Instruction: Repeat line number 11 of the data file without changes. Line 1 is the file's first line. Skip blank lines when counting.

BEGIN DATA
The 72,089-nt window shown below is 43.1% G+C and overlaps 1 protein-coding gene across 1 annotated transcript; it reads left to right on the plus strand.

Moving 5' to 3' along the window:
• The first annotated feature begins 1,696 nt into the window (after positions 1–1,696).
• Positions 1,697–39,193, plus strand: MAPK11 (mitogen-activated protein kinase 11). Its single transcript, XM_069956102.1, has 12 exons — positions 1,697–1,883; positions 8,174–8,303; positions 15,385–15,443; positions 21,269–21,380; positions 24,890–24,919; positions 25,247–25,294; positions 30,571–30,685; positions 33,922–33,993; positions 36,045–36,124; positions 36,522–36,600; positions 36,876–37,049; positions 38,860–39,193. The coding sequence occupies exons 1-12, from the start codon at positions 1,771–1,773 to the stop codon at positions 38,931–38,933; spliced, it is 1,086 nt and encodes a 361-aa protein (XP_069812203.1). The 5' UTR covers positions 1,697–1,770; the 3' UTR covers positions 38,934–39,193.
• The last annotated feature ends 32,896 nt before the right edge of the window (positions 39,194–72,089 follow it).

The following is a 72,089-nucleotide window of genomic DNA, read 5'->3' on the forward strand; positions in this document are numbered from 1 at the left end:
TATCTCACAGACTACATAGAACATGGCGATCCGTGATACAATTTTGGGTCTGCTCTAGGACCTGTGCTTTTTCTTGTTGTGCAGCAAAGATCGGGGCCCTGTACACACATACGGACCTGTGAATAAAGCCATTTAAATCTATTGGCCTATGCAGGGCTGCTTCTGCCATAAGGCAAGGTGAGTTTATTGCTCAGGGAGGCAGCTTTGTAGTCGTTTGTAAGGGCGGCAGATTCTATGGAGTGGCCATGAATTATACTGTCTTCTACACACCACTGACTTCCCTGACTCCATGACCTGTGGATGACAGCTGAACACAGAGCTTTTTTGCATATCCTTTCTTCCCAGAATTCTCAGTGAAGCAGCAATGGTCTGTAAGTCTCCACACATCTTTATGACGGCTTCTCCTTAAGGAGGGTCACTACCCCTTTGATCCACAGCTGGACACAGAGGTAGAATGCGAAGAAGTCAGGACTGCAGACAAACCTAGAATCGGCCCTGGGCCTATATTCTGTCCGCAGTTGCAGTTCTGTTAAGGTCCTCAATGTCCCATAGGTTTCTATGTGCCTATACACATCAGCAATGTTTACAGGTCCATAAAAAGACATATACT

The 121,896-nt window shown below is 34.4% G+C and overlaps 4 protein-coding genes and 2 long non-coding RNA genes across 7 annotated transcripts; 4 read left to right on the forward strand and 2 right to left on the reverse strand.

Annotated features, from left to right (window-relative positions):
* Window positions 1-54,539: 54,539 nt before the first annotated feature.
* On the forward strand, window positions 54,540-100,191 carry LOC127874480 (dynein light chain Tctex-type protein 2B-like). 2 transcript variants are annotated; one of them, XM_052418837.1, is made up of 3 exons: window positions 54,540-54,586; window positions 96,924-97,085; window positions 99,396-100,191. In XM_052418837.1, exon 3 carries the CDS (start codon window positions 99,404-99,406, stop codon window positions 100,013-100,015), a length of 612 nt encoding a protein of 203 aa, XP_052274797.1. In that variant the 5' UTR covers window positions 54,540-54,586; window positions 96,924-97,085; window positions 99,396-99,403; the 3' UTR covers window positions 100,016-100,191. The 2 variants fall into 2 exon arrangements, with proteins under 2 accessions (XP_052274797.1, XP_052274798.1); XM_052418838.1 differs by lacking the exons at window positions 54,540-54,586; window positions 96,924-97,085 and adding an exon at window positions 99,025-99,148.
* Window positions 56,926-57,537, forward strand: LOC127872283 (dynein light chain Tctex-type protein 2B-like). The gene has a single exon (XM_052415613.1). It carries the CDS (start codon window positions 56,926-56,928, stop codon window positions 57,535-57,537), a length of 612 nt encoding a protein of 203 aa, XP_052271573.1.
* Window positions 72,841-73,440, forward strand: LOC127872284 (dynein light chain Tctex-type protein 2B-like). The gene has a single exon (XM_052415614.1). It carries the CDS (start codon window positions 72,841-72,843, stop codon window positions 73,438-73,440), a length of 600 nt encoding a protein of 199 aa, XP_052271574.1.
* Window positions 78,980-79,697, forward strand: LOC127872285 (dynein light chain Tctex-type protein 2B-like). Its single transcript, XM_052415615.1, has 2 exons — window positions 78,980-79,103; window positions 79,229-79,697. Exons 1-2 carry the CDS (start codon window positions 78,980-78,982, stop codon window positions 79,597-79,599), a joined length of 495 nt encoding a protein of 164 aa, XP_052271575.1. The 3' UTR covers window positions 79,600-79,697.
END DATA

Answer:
* On the forward strand, window positions 54,540-100,191 carry LOC127874480 (dynein light chain Tctex-type protein 2B-like). 2 transcript variants are annotated; one of them, XM_052418837.1, is made up of 3 exons: window positions 54,540-54,586; window positions 96,924-97,085; window positions 99,396-100,191. In XM_052418837.1, exon 3 carries the CDS (start codon window positions 99,404-99,406, stop codon window positions 100,013-100,015), a length of 612 nt encoding a protein of 203 aa, XP_052274797.1. In that variant the 5' UTR covers window positions 54,540-54,586; window positions 96,924-97,085; window positions 99,396-99,403; the 3' UTR covers window positions 100,016-100,191. The 2 variants fall into 2 exon arrangements, with proteins under 2 accessions (XP_052274797.1, XP_052274798.1); XM_052418838.1 differs by lacking the exons at window positions 54,540-54,586; window positions 96,924-97,085 and adding an exon at window positions 99,025-99,148.